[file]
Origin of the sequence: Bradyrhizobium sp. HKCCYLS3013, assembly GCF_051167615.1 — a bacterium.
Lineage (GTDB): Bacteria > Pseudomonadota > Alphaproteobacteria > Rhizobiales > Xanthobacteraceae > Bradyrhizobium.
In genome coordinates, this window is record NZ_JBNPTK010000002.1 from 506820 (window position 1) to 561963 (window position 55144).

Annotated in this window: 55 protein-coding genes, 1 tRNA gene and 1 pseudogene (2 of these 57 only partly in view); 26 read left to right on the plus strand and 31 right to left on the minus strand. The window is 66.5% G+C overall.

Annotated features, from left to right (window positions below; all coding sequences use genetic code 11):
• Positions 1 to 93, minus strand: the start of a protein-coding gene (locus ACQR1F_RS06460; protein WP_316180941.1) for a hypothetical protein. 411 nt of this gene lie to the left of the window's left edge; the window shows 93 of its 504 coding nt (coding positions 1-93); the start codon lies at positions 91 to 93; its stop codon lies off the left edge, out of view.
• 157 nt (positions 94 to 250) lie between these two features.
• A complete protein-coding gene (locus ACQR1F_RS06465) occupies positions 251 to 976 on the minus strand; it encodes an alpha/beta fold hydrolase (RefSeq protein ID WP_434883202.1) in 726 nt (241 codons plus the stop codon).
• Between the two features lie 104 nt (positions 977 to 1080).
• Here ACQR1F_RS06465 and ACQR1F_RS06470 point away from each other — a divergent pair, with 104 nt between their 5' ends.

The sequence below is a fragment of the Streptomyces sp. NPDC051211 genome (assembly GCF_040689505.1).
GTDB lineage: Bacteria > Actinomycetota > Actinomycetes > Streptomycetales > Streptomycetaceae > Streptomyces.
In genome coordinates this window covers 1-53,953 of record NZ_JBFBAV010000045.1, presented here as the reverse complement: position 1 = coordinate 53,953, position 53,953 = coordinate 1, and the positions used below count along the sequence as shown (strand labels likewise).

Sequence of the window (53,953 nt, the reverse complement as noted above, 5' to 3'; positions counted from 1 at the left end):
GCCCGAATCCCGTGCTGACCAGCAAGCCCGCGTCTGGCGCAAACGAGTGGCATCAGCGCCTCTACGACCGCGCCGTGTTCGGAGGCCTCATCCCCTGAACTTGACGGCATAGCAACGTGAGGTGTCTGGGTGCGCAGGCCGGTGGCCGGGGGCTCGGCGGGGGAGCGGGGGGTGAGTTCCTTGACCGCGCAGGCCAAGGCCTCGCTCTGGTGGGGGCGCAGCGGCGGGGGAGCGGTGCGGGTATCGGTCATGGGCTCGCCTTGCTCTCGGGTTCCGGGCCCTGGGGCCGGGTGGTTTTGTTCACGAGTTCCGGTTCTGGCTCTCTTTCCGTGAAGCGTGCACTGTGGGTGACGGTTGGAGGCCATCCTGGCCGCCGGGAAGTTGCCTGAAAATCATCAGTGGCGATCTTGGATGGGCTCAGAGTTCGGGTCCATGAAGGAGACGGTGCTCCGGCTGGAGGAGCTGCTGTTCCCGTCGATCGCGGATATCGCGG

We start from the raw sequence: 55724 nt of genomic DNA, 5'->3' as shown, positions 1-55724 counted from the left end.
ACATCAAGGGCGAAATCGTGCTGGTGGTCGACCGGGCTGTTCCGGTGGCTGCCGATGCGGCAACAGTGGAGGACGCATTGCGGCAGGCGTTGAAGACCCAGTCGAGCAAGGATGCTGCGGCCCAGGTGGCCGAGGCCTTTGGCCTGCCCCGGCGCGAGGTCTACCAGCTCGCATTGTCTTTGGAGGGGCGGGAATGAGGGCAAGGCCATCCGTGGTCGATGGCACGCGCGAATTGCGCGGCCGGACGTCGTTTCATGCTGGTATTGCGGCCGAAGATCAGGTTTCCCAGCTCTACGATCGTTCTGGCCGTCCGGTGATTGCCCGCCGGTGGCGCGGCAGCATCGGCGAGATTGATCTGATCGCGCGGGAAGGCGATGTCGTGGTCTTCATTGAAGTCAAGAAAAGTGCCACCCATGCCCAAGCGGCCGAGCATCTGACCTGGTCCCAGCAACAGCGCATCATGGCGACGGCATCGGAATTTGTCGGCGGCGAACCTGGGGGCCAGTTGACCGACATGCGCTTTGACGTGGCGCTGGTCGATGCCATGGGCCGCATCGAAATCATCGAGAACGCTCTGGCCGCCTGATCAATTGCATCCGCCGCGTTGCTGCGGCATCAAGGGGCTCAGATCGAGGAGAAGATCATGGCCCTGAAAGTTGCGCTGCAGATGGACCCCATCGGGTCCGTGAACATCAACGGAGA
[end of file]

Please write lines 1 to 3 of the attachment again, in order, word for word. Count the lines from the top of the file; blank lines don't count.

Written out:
Origin of the sequence: Bradyrhizobium sp. HKCCYLS3013, assembly GCF_051167615.1 — a bacterium.
Lineage (GTDB): Bacteria > Pseudomonadota > Alphaproteobacteria > Rhizobiales > Xanthobacteraceae > Bradyrhizobium.
In genome coordinates, this window is record NZ_JBNPTK010000002.1 from 506820 (window position 1) to 561963 (window position 55144).